New Mexico Tech Computer Center

Python XML processing with lxml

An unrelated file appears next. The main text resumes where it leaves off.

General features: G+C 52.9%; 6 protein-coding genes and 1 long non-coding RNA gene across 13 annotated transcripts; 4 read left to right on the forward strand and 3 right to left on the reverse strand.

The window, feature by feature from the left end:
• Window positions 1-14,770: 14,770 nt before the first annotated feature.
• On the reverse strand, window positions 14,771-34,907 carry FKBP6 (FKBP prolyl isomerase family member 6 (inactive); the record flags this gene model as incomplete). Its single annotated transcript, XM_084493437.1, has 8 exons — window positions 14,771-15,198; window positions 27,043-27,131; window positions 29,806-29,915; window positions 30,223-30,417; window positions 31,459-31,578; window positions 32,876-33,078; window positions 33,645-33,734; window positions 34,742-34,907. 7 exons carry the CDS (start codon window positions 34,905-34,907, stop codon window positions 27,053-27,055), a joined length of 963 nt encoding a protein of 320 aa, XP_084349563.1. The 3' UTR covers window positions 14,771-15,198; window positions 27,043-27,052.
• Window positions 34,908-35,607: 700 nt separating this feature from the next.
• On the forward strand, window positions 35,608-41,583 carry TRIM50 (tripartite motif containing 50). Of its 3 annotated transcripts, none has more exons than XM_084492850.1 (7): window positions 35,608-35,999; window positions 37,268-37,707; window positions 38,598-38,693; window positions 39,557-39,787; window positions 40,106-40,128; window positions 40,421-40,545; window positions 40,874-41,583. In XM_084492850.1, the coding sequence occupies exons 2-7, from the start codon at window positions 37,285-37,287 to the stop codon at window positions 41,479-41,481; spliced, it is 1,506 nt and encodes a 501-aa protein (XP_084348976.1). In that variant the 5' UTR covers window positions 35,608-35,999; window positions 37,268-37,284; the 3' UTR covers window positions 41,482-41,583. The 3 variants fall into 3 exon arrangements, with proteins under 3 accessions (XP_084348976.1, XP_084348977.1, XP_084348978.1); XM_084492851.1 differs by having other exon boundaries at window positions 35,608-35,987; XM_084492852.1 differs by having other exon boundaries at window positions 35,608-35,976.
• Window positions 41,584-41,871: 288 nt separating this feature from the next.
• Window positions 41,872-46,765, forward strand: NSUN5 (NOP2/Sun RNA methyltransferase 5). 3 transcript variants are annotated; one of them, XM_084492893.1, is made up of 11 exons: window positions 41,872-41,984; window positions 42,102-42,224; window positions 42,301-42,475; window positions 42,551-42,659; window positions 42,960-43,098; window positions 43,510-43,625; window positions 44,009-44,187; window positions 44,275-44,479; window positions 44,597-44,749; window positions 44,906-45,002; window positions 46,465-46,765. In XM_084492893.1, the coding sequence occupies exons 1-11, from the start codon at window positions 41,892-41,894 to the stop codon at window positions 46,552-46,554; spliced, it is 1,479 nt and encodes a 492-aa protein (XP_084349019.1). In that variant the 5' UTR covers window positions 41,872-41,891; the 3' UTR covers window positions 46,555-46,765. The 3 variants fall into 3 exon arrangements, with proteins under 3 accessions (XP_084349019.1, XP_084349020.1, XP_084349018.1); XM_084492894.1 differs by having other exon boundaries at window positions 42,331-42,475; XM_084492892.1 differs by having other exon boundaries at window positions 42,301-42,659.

<p>To find out <em>more</em>, see the <a href="http://www.w3.org/XML">standard</a>.</p> The above diagram shows the conceptual structure of the XML. The lxml view of an XML document, by contrast, builds a tree of only one node type: the Element. The main difference between the ElementTree view used in lxml, and the classical view, is the association of text with elements: it is very different in lxml. An instance of lxml's Element class contains these attributes: .tag The name of the element, such as "p" for a paragraph or "em" for emphasis. .text The text inside the element, if any, up to the first child element. This attribute is None if the element is empty or has no text before the first child element. .tail The text following the element. This is the most unusual departure. In the DOM model, any text following an element E is associated with the parent of E; in lxml, that text is considered the tail of E. .attrib A Python dictionary containing the element's XML attribute names and their corresponding values. For example, for the element <h2 class="arch" id="N15">, that element's .attrib would be the dictionary {"class": "arch", "id": "N15"}. (element children) To access sub-elements, treat an element as a list. For example, if node is an Element instance, node[0] is the first sub-element of node. If node doesn't have any sub-elements, this operation will raise an IndexError exception. You can find out the number of sub-elements using the len() function. For example, if node has five children, len(node) will return a value of 5. One advantage of the lxml view is that a tree is now made of only one type of node: each node is an Element instance. Here is our XML fragment again, and a picture of its representation in lxml.